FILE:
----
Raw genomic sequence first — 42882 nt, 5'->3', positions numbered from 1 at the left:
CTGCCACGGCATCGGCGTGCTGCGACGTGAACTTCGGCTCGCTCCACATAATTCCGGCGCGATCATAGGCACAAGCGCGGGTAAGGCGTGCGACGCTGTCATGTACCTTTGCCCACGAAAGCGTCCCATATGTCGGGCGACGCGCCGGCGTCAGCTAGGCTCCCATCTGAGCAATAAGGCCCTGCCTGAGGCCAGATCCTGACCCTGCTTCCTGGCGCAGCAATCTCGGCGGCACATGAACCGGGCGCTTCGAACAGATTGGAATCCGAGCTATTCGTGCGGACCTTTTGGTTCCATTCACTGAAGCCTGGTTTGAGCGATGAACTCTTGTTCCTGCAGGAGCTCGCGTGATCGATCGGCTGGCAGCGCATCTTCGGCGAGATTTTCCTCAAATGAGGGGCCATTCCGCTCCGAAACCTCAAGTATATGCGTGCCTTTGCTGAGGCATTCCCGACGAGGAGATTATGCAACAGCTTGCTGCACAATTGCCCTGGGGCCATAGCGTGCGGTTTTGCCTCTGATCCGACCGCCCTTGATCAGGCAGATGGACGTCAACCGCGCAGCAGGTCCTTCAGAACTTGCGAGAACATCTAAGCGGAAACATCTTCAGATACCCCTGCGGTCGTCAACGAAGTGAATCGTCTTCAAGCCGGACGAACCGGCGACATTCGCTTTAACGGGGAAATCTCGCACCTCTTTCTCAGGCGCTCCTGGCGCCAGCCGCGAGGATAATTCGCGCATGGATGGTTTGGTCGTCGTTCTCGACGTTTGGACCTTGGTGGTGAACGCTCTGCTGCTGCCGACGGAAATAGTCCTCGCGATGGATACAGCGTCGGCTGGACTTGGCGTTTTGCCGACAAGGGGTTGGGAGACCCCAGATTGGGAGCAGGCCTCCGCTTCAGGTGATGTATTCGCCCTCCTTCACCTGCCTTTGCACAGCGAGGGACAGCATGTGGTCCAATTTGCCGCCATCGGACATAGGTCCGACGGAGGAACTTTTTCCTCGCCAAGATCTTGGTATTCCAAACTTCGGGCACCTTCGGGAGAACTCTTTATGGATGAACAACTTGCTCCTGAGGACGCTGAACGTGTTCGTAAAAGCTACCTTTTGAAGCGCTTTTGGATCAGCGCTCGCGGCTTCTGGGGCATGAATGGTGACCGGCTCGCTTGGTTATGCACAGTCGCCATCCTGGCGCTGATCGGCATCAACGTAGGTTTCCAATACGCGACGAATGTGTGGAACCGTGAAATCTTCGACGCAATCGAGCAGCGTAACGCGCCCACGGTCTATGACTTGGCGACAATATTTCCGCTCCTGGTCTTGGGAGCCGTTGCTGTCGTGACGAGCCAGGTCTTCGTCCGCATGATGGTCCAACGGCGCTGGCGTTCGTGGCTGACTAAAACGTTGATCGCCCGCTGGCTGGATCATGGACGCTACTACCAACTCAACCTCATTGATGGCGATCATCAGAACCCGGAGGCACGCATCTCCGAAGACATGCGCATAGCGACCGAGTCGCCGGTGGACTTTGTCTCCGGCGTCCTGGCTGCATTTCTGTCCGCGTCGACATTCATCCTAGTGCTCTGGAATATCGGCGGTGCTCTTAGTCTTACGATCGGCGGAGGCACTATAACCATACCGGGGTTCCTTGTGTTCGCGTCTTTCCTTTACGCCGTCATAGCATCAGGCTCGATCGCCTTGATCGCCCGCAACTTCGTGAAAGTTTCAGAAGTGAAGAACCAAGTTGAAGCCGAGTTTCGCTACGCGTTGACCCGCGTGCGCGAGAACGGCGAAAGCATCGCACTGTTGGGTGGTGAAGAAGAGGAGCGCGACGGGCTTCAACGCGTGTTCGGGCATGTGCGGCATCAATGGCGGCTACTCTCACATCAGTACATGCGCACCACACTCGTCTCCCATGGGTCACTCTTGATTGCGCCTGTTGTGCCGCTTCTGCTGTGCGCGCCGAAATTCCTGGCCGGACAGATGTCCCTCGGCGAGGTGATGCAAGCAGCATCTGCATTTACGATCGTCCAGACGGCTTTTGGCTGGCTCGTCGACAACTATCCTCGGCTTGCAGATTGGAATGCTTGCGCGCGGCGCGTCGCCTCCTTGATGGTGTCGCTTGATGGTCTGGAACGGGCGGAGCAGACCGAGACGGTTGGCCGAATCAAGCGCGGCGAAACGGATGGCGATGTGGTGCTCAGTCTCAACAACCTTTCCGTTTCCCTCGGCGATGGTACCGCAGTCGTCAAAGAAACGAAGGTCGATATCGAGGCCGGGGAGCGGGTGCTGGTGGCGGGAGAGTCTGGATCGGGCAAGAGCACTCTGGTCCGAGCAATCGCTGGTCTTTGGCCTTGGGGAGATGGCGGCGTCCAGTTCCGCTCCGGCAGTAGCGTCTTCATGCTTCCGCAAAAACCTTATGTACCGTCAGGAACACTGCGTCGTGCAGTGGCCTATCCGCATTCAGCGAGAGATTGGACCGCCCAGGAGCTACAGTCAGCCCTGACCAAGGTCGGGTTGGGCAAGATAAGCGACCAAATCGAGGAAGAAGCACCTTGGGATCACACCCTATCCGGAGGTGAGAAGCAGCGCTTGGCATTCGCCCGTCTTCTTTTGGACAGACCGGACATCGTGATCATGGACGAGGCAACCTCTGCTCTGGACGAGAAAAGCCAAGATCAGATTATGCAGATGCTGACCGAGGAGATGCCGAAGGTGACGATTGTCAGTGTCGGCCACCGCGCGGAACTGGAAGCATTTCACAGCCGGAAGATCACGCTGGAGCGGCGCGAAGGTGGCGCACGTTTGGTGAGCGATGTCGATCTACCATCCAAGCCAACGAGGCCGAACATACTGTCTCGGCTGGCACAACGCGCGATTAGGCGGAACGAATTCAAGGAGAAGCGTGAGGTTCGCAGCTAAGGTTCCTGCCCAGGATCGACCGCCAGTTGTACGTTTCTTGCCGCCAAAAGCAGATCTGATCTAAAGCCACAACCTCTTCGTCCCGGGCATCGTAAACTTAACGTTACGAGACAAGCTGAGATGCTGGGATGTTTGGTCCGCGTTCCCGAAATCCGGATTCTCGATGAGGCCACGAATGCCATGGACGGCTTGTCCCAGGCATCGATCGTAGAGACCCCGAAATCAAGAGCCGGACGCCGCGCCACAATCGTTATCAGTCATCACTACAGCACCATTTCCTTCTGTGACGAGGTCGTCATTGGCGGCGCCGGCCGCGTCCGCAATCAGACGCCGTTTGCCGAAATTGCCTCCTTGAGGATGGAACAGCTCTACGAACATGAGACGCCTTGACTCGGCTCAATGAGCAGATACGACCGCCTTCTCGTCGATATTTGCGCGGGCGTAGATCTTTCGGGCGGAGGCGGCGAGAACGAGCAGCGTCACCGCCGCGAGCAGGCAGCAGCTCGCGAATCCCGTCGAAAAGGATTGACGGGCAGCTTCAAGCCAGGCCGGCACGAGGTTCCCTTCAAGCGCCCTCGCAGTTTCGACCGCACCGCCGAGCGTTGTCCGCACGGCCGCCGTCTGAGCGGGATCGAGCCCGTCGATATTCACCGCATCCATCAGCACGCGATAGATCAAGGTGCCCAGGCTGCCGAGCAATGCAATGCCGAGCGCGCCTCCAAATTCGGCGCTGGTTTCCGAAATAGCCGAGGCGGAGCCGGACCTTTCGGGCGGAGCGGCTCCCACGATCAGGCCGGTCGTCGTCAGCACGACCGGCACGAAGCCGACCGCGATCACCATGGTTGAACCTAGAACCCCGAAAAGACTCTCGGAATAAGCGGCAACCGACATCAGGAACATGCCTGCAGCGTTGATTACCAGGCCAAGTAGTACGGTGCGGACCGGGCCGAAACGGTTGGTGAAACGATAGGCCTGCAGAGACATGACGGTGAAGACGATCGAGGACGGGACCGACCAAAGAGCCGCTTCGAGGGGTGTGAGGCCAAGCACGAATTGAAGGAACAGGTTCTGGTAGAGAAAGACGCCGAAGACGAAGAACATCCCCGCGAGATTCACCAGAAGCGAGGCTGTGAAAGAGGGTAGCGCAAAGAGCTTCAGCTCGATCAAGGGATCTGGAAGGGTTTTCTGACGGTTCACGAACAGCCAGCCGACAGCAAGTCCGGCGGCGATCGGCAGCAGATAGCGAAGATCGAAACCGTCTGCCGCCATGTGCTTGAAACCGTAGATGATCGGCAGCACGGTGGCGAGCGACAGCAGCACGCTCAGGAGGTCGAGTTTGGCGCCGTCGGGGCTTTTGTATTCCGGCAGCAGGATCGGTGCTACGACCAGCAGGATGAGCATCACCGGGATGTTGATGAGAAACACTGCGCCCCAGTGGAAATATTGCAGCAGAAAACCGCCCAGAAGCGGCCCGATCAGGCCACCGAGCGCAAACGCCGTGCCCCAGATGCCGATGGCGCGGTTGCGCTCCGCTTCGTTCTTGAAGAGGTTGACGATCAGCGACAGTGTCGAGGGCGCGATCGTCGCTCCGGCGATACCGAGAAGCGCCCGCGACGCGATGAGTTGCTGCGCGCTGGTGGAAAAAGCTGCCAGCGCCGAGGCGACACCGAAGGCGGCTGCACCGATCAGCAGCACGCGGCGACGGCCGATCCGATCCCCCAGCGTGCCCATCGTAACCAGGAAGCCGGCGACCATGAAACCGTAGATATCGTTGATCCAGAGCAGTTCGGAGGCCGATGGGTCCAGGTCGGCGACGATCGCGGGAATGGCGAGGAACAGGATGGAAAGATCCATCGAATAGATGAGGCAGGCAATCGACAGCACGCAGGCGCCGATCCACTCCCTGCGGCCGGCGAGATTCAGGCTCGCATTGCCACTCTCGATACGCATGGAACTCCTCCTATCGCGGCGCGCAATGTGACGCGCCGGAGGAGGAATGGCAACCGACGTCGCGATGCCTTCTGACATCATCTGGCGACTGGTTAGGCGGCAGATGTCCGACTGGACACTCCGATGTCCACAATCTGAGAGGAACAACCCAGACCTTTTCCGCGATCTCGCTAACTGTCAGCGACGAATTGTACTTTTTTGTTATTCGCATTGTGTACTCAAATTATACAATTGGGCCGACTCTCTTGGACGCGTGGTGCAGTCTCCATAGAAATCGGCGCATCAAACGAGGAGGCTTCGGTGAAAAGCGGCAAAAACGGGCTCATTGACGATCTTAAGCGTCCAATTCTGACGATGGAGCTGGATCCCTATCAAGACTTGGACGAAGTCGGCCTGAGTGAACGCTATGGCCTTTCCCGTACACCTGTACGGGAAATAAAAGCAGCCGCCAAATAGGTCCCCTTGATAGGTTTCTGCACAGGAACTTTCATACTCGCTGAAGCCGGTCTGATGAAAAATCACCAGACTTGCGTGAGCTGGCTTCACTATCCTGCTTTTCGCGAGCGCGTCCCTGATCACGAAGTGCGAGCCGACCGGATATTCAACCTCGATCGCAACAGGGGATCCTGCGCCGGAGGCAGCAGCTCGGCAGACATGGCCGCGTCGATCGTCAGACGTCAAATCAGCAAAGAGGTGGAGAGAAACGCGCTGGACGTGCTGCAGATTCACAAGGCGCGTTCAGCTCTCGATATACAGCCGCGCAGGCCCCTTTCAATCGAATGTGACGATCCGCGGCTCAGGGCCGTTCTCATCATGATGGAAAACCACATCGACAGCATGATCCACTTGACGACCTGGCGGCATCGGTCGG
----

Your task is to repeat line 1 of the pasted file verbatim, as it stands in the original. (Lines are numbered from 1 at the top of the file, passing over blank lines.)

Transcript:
Raw genomic sequence first — 42882 nt, 5'->3', positions numbered from 1 at the left: